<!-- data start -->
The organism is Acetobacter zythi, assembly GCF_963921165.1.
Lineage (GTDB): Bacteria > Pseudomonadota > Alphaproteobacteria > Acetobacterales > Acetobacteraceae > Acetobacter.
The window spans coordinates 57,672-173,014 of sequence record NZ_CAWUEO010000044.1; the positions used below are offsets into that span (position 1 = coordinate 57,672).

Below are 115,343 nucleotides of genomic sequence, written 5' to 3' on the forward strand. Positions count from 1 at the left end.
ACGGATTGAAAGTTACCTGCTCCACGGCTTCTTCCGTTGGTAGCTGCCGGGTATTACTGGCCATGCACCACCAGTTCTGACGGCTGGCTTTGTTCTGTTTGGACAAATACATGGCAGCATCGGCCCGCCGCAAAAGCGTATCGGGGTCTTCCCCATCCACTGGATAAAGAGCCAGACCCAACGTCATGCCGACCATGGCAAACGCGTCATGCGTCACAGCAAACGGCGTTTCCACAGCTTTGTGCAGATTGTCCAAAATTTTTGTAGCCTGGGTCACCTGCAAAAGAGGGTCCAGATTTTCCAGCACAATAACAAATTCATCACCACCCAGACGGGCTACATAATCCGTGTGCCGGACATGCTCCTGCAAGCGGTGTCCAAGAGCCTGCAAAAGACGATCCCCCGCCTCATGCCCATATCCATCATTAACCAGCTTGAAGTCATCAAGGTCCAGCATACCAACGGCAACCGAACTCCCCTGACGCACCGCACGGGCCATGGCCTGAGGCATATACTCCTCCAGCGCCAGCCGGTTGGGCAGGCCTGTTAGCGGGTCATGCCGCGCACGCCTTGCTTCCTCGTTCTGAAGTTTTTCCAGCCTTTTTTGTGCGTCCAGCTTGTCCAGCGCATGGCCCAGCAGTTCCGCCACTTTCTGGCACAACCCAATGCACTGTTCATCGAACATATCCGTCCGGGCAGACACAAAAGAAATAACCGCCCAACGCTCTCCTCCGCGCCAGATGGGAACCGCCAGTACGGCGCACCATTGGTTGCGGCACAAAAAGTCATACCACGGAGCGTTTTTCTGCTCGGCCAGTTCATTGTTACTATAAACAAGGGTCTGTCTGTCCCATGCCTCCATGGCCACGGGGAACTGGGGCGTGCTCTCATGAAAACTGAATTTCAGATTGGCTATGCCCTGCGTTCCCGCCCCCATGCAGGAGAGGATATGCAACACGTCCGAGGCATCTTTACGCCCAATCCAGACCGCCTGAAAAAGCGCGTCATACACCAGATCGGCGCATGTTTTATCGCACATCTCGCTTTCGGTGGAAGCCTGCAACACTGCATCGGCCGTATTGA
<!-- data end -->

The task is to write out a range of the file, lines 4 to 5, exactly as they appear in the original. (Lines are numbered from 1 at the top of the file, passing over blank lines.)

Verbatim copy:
Below are 115,343 nucleotides of genomic sequence, written 5' to 3' on the forward strand. Positions count from 1 at the left end.
ACGGATTGAAAGTTACCTGCTCCACGGCTTCTTCCGTTGGTAGCTGCCGGGTATTACTGGCCATGCACCACCAGTTCTGACGGCTGGCTTTGTTCTGTTTGGACAAATACATGGCAGCATCGGCCCGCCGCAAAAGCGTATCGGGGTCTTCCCCATCCACTGGATAAAGAGCCAGACCCAACGTCATGCCGACCATGGCAAACGCGTCATGCGTCACAGCAAACGGCGTTTCCACAGCTTTGTGCAGATTGTCCAAAATTTTTGTAGCCTGGGTCACCTGCAAAAGAGGGTCCAGATTTTCCAGCACAATAACAAATTCATCACCACCCAGACGGGCTACATAATCCGTGTGCCGGACATGCTCCTGCAAGCGGTGTCCAAGAGCCTGCAAAAGACGATCCCCCGCCTCATGCCCATATCCATCATTAACCAGCTTGAAGTCATCAAGGTCCAGCATACCAACGGCAACCGAACTCCCCTGACGCACCGCACGGGCCATGGCCTGAGGCATATACTCCTCCAGCGCCAGCCGGTTGGGCAGGCCTGTTAGCGGGTCATGCCGCGCACGCCTTGCTTCCTCGTTCTGAAGTTTTTCCAGCCTTTTTTGTGCGTCCAGCTTGTCCAGCGCATGGCCCAGCAGTTCCGCCACTTTCTGGCACAACCCAATGCACTGTTCATCGAACATATCCGTCCGGGCAGACACAAAAGAAATAACCGCCCAACGCTCTCCTCCGCGCCAGATGGGAACCGCCAGTACGGCGCACCATTGGTTGCGGCACAAAAAGTCATACCACGGAGCGTTTTTCTGCTCGGCCAGTTCATTGTTACTATAAACAAGGGTCTGTCTGTCCCATGCCTCCATGGCCACGGGGAACTGGGGCGTGCTCTCATGAAAACTGAATTTCAGATTGGCTATGCCCTGCGTTCCCGCCCCCATGCAGGAGAGGATATGCAACACGTCCGAGGCATCTTTACGCCCAATCCAGACCGCCTGAAAAAGCGCGTCATACACCAGATCGGCGCATGTTTTATCGCACATCTCGCTTTCGGTGGAAGCCTGCAACACTGCATCGGCCGTATTGA